The Folly of the Cross

There is the story of the man who wakes up from an operation in hospital to be greeted by the doctor, who says to him, “I have some good news and bad news for you.”
The man says, “Give me the bad news first.”
The doctor replies, “We had to remove both your feet!”
Distraught the man begins to weep and after a few minutes asks, “And what was the good news?”

To which the doctor replies, “The man in the next bed wants to buy your slippers.”
(Sorry! I can hear you cringing from here….but bear with me!)

We’ve all told or heard those jokes or played the game “Do you want the good news or the bad news?”

Do you want the good news or the bad news? It is exactly what our faith is!
The Good News is that Jesus has liberated us from sin and shown us the way to life eternal.
The bad news is he had to suffer and die to do that!

This is the paradox of Christianty. The reason we call the day of Christ’s suffering and brutal death – “Good Friday”

It’s what is known as the “Folly of the Cross”
This comes from St Paul in his first letter to the Corinthians…
“The language of the cross is folly for those not on the way to salvation, but to us who are being saved it is the power of God.”

The readings today ask us to reflect on the “Folly of the Cross” with the examples of Jeremiah and Peter, and wisdom from Paul, himself.

1st Reading

Jeremiah shares his experience of the cross.
Seduced by the Lord and, putting his whole life at the service of God, the prophet has become a laughing stock, the butt of everyone’s jokes.
But the fire in his heart is too strong, even amid his own personal crisis and suffering, he has to carry the cross of being the prophetic voice.

2nd Reading

The theme continues as Paul urges the faithful to “offer your living bodies as a holy sacrifice pleasing to God.” This is the worship pleasing to God, in taking up the cross and dying to self.


Here Jesus announces his passion to the disciples and tells them that their path is the same.

Peter, who was the hero in last week’s Gospel professing Jesus as the messiah and Son of God, doesn’t get it.

“Get behind me Satan, this is not the way of God and if anyone wants to follow me they must renounce themselves and take up the cross and follow me.”

These are the two ways of true Christianity – renouncing self and taking up the cross.
But what does that mean?

Renouncing is dying to self, to self interest, selfishness and self dependency.

Taking the cross is not just about accepting life’s difficulties but it’s an expression of complete and total love for the other, which in its most radical form, is the complete gift of self… even to death.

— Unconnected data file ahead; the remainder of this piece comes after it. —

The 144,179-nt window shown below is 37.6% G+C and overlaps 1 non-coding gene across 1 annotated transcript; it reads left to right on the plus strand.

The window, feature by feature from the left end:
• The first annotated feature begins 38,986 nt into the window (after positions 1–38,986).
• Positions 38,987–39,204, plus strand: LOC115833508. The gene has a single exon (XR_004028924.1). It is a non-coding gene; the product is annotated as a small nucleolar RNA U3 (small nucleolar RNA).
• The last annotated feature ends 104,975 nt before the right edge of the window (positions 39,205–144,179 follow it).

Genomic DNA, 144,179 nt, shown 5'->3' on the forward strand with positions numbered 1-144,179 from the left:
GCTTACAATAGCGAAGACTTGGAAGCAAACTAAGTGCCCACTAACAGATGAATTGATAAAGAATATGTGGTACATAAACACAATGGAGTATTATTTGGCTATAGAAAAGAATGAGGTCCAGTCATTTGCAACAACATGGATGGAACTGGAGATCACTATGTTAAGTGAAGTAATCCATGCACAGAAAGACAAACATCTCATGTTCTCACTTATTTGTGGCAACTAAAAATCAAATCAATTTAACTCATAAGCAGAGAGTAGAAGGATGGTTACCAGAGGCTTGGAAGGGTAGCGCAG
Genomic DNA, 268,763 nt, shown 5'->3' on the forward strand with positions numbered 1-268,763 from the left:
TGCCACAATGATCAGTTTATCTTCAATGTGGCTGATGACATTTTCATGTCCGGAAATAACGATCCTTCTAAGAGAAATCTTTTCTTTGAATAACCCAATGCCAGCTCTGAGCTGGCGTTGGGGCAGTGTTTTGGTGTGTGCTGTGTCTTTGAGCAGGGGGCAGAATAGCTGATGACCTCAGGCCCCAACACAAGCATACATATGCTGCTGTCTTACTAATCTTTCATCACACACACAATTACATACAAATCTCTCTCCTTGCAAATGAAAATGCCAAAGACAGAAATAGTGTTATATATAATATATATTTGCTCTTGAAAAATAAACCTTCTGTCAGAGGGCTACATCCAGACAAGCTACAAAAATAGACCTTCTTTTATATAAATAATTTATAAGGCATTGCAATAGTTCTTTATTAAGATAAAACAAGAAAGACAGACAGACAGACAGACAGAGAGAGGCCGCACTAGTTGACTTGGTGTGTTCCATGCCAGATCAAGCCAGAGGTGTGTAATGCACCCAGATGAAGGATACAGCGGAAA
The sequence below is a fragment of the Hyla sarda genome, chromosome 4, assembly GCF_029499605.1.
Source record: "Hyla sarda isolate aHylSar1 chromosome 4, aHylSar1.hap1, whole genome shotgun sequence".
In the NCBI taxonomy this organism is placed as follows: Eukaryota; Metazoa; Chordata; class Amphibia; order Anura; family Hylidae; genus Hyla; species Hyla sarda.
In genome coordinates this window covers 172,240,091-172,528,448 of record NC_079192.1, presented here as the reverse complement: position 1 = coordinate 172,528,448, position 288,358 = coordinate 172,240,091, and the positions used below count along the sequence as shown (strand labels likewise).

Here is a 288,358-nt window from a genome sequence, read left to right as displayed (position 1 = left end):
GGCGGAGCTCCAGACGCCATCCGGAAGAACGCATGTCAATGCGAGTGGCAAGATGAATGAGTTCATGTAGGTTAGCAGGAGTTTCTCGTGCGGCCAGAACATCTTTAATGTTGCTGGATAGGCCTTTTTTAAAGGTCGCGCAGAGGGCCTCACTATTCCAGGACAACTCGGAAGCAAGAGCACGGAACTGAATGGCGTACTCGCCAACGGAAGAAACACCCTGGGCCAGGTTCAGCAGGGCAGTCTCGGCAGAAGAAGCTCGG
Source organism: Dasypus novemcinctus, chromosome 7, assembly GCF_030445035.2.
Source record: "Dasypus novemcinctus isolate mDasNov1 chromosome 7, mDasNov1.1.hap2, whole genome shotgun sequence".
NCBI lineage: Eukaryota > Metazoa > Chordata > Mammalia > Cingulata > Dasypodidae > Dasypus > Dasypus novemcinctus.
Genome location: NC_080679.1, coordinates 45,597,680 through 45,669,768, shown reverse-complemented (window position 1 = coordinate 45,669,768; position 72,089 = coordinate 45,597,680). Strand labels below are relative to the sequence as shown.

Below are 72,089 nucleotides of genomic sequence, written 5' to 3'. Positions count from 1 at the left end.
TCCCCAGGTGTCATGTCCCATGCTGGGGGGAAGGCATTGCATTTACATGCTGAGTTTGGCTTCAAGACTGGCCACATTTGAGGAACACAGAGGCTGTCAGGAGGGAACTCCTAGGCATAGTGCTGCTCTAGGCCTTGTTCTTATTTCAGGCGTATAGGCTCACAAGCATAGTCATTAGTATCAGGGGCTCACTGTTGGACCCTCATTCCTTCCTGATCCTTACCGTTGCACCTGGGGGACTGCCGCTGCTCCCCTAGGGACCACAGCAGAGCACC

Jesus then explains the folly of the cross in a more logical way.

  • Whoever gives their life, will gain life eternal.
  • This life is merely transitory.
  • The eternal reward should be all the concerns us.

In today’s world where “it’s dog eat dog, be all that you can be, look after number 1…” Jesus’ logic is alien to the world but we are called to renounce that attitude, that mind set, that ideology and practice.

The COVID 19 pandemic has shown the world up for the selfishness that reigns, for the greed that abounds, for the inequalites, with which each, day get worse.

At a time when we are called to be in solidarity with those worse off… we batter down the hatches. We circle the wagons. During this pandemic…

  • The Government abolishes the Department of International Development and reduces its aid to the developing world.
  • 36,000 people’s universal credit has been reduced.
  • Landlords, hoteliers, councils can now put the homeless back on the streets.
  • Companies prefer to make redundancies rather than reduce profits.
  • WHO admits that the pandemic reveals systematic injustice and calls us to act.
  • The USA withdraws funds from the WHO during the biggest crisis in our lifetime

And we could go on!

“Renounce ourselves and take up our cross” demands that we act differently, that as Christians we say to the world “You’ve got it wrong! There is another way” And it’s the way of love, of solidarity, of compassion.

And the alternative model of Jesus is in renouncing our own selfish ways our comfortable ways and look at the other with love, not disdain or fear.
This is the folly of the Cross!

  • So what am I called to renounce in my life ? The sacrifices I need to make?
  • What are those things that make me selfish instead of selfless?
  • What are the crosses that I need to embrace to make me love more?
  • Who am I called to love more? And how can I do that?
  • What am I asked to do to follow Jesus more faithfully?

The Pandemic can be the cross which brings us hope and a better, more just life.
We can stand beating our breasts feeling sorry for ourselves at the foot of the cross or we can run with hope, faith and love to joy of the empty tomb!

The choice is ours!

Let’s pray that we choose to run from the scandal of the cross to the glory of the tomb… and you don’t need slippers for that!